This works well for synchronous modules, but asynchronous modules need an additional configuration parameter. Since they do not send data at regular intervals, checking consecutive values may not be very useful if they are far apart over time. In this case, you must specify an FF timeout, which means that consecutive values must occur within the specified time interval.


Ff timeout.png


From version 5.1, individual FM thresholds can be defined for each state, so that a module may need two consecutive values to change to critical state, but only one to return to normal state.


1.5.1 Keep counters

This is an advanced option of the Flip Flop to control the status of a module. By means of "keep counters" we will establish some counter values to pass from one status to another depending, instead of the value, on the status of the module with the received value.

An example of how it works is shown below:

Let’s suppose there’s a module with the following characteristics:


Interval: 5 min.
Threshold:
  Critical: 90 - 100;
  Warning: 80 - 90;

Flip Flop:
   Normal: 0;
   Warning: 3;
   Critical: 2;

Current Status: Normal;

And these data/Status are received:

Data Status
81 Warning
83 Warning
95 Crítical
89 Warning
98 Crítical
81 Warning
86 Warning

As you can see in the example, the data shown belong to status warning and critical but the current status is normal because the Flip Flop conditions are not met.

By setting the keep counters parameter a status counter will be maintained, resulting in the change of status as we can see below:


Data Data Status Module Status
81 Warning Normal
83 Warning Normal
95 Critical Normal
89 Warning Warning
98 Critical Warning
81 Warning Warning
86 Warning Warning

Let's look at a more complete case:

Let’s suppose there’s a module with the following characteristics:


Interval: 5 min.
Threshold:
  Critical: 90 - 100;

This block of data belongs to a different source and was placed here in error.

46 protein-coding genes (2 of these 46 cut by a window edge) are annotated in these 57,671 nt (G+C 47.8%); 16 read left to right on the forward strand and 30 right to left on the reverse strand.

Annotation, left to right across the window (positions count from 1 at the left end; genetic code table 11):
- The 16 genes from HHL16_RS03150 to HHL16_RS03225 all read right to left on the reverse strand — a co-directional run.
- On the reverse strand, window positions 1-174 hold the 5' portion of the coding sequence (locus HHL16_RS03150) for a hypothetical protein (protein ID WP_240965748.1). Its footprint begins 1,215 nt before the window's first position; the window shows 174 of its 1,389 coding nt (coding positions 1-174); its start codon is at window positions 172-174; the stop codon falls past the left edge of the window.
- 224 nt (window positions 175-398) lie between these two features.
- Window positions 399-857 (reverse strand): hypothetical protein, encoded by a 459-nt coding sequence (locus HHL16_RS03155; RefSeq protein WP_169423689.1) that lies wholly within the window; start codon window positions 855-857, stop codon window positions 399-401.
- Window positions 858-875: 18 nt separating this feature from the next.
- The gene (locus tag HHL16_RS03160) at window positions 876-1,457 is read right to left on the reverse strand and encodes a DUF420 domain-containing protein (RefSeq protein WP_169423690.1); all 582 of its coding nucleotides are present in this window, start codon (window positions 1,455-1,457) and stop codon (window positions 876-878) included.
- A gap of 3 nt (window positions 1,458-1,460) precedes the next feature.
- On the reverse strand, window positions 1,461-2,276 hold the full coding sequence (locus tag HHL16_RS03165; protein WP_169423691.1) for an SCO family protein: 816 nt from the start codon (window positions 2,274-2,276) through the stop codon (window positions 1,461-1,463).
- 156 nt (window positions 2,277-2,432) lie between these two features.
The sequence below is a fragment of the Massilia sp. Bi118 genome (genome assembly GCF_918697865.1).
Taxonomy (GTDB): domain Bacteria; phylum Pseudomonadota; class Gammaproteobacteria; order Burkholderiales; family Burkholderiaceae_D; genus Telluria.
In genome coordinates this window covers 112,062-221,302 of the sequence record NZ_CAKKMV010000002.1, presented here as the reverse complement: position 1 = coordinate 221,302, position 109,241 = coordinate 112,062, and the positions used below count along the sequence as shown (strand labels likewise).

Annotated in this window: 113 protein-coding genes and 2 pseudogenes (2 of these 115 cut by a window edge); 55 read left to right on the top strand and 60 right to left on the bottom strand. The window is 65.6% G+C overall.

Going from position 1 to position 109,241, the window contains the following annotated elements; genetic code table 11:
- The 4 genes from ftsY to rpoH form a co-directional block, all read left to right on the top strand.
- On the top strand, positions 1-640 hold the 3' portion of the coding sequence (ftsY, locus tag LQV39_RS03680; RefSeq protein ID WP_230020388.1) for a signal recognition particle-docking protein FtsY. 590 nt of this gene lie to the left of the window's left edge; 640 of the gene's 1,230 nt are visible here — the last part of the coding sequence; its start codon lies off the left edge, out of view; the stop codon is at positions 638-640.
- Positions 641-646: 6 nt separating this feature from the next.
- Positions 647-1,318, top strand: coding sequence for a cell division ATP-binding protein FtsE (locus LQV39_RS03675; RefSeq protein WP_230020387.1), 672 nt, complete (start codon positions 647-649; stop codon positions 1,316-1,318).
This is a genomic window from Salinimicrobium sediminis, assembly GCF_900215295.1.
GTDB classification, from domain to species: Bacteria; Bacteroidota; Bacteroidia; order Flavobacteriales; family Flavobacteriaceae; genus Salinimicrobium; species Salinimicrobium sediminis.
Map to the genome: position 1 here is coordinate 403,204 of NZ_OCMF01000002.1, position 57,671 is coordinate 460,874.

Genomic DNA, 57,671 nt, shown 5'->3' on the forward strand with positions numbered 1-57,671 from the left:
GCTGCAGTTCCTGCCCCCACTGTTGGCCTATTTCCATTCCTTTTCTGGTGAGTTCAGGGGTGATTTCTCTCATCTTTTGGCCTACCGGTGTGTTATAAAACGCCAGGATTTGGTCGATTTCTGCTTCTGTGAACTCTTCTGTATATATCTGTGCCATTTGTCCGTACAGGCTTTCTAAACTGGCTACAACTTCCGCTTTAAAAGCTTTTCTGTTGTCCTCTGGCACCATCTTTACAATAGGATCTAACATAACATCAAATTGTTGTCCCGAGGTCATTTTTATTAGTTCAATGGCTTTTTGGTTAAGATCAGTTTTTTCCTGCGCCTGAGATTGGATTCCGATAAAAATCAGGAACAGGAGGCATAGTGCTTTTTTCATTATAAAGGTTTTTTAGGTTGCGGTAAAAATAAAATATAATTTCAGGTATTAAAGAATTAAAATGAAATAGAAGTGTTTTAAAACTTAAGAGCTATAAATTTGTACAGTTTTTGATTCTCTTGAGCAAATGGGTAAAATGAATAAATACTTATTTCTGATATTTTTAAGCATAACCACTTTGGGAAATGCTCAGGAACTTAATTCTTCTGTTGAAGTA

Warning: 80 - 90;

Flip Flop:
   Normal: 2;
   Warning: 3;
   Critical: 2;

Current Status: Normal;

The Status counter will only accumulate the normal and critical statuses if they arrive consecutively. On the other hand, the Status warning may accumulate even if it does not arrive consecutively.

The Statuss counter will be restarted in the following cases: - A value arrives whose Status coincides with the current Status. - The status is changed when the " keep counter " conditions are met.


Normal and Critical Counters have a special behavior, for which only these Counters will be restarted, if they are not consecutive.


In this case the following data is received:

Data Status data Critical counter Warning counter Normal counter Module Status
81 Warning 0 1 0 Normal
83 Warning 0 2 0 Normal
95 Critical 1 2 0 Normal
89 Warning 0 0 0 Warning
When the warning counter gets to three, the status is changed to warning and all counters are restarted
50 Normal 0 0 1 Warning
98 Critical 1 0 0 Warning
The normal counter and the critical counter must be consecutive to keep increasing. When receiving a critical value, the normal counter becomes 0
91 Critical 0 0 0 Critical
When the critical counter reaches two, the status is changed to critical and all counters are restarted
30 Normal 0 0 1/td> Critical
31 Normal 0 0 0/td> Normal
When the normal counter reaches two, the status is changed to normal and all counters are restarted
81 Warning 0 1 0/td> Normal